By the way, honey, I am ever so grateful that you got me the first appointment of the day. They hadn’t even opened the shop doors when I got there! And watching the sunrise from the Toyota parking lot was, well, breathtaking.
After they took my car and gave me a mind blowing estimate (more than $700 – are you serious?) for the services they were to provide, they sent me to the complementary coffee bar where I could plug my PC in and work.
There I sat doing some editing and thinking about how Toyota could have done without the swanky coffee bar during their recent remodel and saved me some cash. I don’t even drink coffee.
Cranky. I was cranky. Which so rarely happens to me. But working helps so I got busy.
A few minutes later, I was lost in thought, when the twenty-something young man working behind the coffee bar, gently began to sing “Kyrie Eleison” which means “Lord have mercy.” I was the only one anywhere in sight so it was slightly awkward. But beautiful. Angelic. I looked up at him. His innocent gorgeous almost vacant brown eyes were looking straight at me and unfettered he kept singing.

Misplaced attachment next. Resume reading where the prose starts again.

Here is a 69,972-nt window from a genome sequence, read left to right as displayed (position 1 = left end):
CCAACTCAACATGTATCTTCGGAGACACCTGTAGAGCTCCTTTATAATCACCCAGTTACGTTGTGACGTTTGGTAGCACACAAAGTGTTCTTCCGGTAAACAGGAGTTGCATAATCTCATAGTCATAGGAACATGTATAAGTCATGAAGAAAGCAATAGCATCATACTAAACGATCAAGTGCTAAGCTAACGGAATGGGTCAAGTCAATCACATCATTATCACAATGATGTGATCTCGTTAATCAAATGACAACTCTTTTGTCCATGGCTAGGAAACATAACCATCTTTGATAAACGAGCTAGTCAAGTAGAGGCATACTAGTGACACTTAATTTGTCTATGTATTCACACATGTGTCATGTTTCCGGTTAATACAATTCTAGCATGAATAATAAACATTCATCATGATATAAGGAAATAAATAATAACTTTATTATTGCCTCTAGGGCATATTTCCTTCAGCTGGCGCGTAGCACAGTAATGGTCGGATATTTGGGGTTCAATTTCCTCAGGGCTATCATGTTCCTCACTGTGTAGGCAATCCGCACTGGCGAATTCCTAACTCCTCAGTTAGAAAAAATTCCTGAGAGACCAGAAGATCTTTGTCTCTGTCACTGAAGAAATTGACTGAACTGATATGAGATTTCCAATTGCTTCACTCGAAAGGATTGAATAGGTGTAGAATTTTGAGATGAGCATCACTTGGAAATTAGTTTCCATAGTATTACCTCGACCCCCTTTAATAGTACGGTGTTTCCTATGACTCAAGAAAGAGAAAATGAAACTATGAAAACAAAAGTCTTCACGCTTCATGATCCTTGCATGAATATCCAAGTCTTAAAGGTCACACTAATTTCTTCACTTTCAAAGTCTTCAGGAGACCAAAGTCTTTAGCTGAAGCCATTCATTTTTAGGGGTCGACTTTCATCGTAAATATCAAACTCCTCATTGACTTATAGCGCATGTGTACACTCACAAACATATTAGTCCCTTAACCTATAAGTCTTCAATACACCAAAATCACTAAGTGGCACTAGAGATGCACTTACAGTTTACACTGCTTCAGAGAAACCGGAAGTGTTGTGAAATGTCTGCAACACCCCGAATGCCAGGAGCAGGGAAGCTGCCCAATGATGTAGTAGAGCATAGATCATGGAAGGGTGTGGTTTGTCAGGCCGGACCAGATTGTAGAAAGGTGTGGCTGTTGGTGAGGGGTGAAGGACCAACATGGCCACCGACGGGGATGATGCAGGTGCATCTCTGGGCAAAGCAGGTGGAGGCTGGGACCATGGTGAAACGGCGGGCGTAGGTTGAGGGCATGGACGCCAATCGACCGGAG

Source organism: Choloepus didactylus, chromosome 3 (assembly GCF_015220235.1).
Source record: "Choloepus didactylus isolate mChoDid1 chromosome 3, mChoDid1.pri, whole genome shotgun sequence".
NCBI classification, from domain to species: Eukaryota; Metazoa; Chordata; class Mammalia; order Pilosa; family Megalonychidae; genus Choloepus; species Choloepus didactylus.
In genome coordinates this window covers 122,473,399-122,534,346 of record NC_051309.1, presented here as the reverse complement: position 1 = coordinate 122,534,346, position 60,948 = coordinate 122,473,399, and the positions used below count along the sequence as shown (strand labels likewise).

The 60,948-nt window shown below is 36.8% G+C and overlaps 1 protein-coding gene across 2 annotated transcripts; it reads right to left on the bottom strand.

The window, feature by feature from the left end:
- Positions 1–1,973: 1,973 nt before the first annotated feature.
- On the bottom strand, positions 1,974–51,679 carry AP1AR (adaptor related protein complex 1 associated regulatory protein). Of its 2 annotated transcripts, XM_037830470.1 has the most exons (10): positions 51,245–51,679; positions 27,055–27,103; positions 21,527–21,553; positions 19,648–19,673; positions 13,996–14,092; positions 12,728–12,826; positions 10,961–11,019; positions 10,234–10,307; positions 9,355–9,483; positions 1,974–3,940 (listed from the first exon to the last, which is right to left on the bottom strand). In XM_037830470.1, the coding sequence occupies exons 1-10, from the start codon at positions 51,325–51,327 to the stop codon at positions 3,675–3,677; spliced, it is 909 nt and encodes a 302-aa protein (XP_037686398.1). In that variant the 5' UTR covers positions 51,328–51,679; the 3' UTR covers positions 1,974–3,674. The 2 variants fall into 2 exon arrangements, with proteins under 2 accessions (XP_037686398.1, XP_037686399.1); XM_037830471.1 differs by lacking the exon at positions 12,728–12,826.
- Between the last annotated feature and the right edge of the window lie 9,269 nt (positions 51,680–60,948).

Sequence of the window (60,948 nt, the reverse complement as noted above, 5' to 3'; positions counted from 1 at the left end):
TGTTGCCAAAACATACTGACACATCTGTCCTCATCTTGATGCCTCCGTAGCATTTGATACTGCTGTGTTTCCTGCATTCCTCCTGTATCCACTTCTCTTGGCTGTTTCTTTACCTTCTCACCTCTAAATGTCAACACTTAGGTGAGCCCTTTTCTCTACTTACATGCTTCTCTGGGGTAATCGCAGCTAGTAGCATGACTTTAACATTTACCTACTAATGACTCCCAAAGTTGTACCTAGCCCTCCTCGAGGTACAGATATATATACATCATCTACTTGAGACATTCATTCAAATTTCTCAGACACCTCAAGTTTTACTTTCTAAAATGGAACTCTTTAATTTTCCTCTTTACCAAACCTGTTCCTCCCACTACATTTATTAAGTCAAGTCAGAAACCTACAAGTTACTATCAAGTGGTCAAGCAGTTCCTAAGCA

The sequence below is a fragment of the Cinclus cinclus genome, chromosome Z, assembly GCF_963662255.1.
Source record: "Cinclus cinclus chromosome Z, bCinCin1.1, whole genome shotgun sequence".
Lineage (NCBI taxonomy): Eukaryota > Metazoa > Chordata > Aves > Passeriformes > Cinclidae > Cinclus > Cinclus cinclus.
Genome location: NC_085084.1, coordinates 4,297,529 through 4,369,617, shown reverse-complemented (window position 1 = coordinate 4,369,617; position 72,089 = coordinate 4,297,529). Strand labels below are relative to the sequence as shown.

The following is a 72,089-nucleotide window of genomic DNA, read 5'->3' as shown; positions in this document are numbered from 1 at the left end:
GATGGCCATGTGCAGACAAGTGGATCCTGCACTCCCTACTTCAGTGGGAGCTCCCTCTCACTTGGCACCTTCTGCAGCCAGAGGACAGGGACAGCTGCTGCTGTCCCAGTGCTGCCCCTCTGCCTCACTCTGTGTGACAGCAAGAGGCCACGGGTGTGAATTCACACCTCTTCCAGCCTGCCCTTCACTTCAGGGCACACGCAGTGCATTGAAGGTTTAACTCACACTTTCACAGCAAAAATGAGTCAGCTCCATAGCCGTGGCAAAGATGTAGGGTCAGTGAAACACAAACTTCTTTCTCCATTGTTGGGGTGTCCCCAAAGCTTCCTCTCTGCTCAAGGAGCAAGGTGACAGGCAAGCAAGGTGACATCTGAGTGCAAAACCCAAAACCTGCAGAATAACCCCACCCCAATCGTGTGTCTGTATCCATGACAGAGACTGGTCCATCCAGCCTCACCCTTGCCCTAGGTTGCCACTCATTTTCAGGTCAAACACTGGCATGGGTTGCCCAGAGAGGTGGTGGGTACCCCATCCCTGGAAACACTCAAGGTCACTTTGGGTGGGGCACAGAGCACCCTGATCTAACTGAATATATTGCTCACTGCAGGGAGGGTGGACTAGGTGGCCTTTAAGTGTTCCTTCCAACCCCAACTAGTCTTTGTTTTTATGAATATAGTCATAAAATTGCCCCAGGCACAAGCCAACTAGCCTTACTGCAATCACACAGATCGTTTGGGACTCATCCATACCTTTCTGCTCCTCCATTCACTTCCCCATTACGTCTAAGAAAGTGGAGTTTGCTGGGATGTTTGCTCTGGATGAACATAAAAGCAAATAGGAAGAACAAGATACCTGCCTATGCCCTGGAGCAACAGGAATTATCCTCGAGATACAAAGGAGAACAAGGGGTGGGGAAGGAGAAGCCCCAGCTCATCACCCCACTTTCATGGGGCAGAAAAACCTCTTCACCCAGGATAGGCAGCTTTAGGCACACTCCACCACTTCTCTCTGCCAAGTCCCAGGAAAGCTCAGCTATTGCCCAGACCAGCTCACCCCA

I stopped what I was doing and listened… “Christe Eleison”… Christ have mercy. I breathed in what it meant that Christ shows me mercy – all of us mercy.
Crankiness gone. Perspective back. I was awed. I felt someone had just poured the blessings of God upon my head. It was like receiving the Eucharist. Without a word he finished, gave me a big smile, and went back to work.
It was only then that I saw the little laminate folded brochures standing every few feet down the length of the bar. The brochures told the customers that the coffee bar was staffed by autistic young adults employed by Toyota.
“Dominus conservet eum, et vivificet eum, et beatum faciat eum in terra”… O Lord, preserve this boy, and give him life, and bless his days on this earth!
April is a progressive Christian who writes about scripture and spiritual disciplines. See her latest book, James in the Suburbs.